We would also call your attention to the peculiarity of our injury. In no other State do we know of a sale of lands, at an early period after the revolution, where the purchasers are, as yet deprived of the possession. In a few years the extinguishment of the Indian claim will be useless to the individual claimants. The destroyer time, will have demolished every trace or mark of the surveys and boundaries, and already almost every individual to whom they were known is consigned to the Tomb. Our other subject of complaint is the late Cession to the cherokee Indians of so large a portion of the territory, added to the United States, by the treaty held with the Creeks by Genrl. Jackson. This is considered as an evil of much magnitude, and we submit the following facts to prove that the creeks were fully empowered to make the conveyance to the United States by the treaty of 1814. It is clearly established and it is here almost universally known that at the first settlement of the Western Country, the territory in question was not held unde⟨r⟩ the least color of claim by the Cherokees, but was in the possession of the creeks, who continued to occupy it until the war in 1813 when the creeks fled from villages within this territory which were afterwards demolished by Genr. Jackson. The chiefs and head men of the cherokees even at that period, so far from claiming this land, declared to Genr. Jackson that his army was in an enemys Country, after crossing a small stream cal⟨led⟩ Wells creeks 20 miles south of Fort deposit on the Tennessee River. From thence southwardly, they said the army was in the territory of the creeks, and all the property was the property of the enemy. Of the truth of these facts, abundant proof can be produced, sufficient to establish the same at any time when it may be desired. Did not the cession of this land to ⟨the United States⟩ ⟨   ⟩ of prima facie evidence of title. If so, could the people be divested of this title by the act of the President and Senate. This ⟨   ⟩ humbly state that they do not think the constituion has vested this power in those branches of the Goverment. The cession of this territory to the United States was hailed with joy as an Aera in the prosperity of Tennessee. By this a communication would be had through a country inhabited by White men and governed by laws, to the counties on the Mississippi and Mobile. We even were informed the boundaries of the lands held by the creeks were directed to be ⟨   ⟩ by ⟨   ⟩ authority, separating those lands from the Cherokees. We understand the line was run, and information therof communicated to the proper officer. But our satisfaction at this event was succeeded by surprise and regret, when we ⟨le⟩arnd so much of this tract was ceded to the Cherokees, as would effectually prevent that connection in settlement with ⟨ou⟩r fellow citizens on the Waters of the Mobile.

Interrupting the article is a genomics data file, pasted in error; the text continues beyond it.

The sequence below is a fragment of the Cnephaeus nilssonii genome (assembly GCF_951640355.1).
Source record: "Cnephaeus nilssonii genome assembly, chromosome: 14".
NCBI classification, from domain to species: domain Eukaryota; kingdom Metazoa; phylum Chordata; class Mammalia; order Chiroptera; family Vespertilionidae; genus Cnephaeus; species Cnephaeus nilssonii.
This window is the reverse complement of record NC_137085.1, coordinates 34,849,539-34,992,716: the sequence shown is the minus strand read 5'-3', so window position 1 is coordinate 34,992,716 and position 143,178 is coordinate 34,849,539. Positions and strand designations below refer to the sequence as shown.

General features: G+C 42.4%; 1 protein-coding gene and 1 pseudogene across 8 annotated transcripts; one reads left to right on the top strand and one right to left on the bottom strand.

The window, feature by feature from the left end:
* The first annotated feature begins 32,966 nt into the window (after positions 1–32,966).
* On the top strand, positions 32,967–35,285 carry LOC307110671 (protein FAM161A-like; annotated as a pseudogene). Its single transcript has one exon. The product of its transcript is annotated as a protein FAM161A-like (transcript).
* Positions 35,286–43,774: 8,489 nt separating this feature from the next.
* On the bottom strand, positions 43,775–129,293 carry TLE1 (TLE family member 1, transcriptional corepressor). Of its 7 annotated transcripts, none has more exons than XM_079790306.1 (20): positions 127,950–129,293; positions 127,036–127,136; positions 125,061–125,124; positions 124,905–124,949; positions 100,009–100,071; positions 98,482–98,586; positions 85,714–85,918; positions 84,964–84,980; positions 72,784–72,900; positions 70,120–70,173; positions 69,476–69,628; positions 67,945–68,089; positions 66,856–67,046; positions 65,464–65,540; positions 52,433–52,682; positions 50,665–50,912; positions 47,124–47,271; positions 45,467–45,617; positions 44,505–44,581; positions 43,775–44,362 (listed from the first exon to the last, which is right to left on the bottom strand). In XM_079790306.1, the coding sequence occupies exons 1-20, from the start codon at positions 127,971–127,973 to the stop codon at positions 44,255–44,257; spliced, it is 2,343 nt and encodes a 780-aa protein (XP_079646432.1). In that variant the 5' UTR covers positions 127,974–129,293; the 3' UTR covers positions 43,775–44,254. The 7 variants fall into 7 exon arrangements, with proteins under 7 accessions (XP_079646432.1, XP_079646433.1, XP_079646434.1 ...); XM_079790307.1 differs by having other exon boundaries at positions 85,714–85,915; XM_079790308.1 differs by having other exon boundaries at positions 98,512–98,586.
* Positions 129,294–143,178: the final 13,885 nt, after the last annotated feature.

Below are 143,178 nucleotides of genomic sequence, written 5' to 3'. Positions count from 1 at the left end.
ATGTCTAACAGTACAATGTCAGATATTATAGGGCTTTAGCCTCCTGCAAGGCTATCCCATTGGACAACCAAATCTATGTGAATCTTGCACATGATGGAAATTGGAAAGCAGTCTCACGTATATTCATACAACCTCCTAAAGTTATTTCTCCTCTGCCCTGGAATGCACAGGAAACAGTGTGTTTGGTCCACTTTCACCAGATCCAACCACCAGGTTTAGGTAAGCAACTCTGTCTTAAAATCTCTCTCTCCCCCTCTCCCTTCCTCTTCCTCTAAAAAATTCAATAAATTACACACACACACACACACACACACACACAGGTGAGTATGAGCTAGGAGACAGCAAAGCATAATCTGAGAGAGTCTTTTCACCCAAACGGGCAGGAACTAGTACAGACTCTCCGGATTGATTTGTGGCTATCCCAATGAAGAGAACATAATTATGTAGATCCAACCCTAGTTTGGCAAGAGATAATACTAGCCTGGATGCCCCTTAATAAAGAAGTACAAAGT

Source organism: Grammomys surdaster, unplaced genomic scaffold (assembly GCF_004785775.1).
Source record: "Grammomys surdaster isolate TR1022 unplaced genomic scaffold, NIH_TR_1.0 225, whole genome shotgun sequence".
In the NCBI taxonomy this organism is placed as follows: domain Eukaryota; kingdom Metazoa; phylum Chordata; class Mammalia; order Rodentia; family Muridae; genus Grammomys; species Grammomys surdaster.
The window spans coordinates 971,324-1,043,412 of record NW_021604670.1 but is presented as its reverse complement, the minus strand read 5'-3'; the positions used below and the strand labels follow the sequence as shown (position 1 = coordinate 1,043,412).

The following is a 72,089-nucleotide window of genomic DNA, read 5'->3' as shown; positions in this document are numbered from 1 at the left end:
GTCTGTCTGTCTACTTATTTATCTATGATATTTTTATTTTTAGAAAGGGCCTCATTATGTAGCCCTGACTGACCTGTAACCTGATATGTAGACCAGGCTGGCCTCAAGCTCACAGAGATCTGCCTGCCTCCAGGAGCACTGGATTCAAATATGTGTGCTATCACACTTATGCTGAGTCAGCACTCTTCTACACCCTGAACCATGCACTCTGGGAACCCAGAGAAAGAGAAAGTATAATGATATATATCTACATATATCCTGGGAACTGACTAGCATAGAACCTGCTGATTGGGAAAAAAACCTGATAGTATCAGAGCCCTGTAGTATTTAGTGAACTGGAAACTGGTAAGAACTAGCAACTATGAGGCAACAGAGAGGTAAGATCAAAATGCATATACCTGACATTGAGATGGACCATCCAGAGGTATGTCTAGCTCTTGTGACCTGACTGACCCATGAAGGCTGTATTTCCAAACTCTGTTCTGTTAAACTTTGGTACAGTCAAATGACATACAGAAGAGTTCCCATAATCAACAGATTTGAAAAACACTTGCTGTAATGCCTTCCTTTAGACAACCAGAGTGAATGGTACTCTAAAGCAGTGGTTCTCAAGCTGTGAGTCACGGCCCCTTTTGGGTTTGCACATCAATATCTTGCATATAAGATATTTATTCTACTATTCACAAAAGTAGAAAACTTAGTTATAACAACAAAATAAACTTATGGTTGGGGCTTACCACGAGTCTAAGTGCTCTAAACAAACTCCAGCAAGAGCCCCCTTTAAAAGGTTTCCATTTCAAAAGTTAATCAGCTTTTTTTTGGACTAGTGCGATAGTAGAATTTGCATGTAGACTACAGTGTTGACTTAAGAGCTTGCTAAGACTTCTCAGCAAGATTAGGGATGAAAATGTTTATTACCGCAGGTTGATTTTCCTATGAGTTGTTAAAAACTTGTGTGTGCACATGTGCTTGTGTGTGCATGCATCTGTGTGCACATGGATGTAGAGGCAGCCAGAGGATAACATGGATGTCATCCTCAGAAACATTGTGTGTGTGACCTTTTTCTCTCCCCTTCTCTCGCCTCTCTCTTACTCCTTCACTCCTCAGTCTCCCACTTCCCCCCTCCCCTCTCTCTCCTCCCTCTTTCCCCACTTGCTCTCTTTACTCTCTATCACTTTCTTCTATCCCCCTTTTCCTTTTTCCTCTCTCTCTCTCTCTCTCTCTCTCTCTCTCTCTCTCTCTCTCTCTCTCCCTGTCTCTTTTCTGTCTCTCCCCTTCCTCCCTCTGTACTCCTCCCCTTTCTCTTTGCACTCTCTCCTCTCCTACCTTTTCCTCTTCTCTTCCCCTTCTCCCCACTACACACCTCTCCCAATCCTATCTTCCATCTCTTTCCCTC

We would ask where is the policy of ceding this tract to the Cherokees, who are so tenacious of the territory which they already possess that they will not surrender one acre, without receiving what would be the value of the Land. We would enquire upon what principle of justice was this land ceded to the Cherokees? It was not useful to them for cultivation. Nor due to them as a Nation, to the exclusion of the people of the West, to whom the advantages from the occupation & settlement of this Country were in some measure due as a boon for its conquest. We applaud the course of Policy adopted by the UStates towards the Indians, replete with ⟨   ⟩ cannot agree it is proper to sacrifice the convenience and welfare of so large a portion of the members of the community, to gratify the cupidity of any tribe. The Country bordering on the Tennessee and occupied by the Creeks before the War of 1813 is that through which would pass the great highway from this State to N. Orleans and Mobile. The country is fertile and would soon be covered by a population of yeomanry and become a perpetual barrier to the communication of the Northern and southern tribes of Indians who from their intimate correspondence produced such distressing effects subsequent to the situation of ⟨   ⟩ in 1812.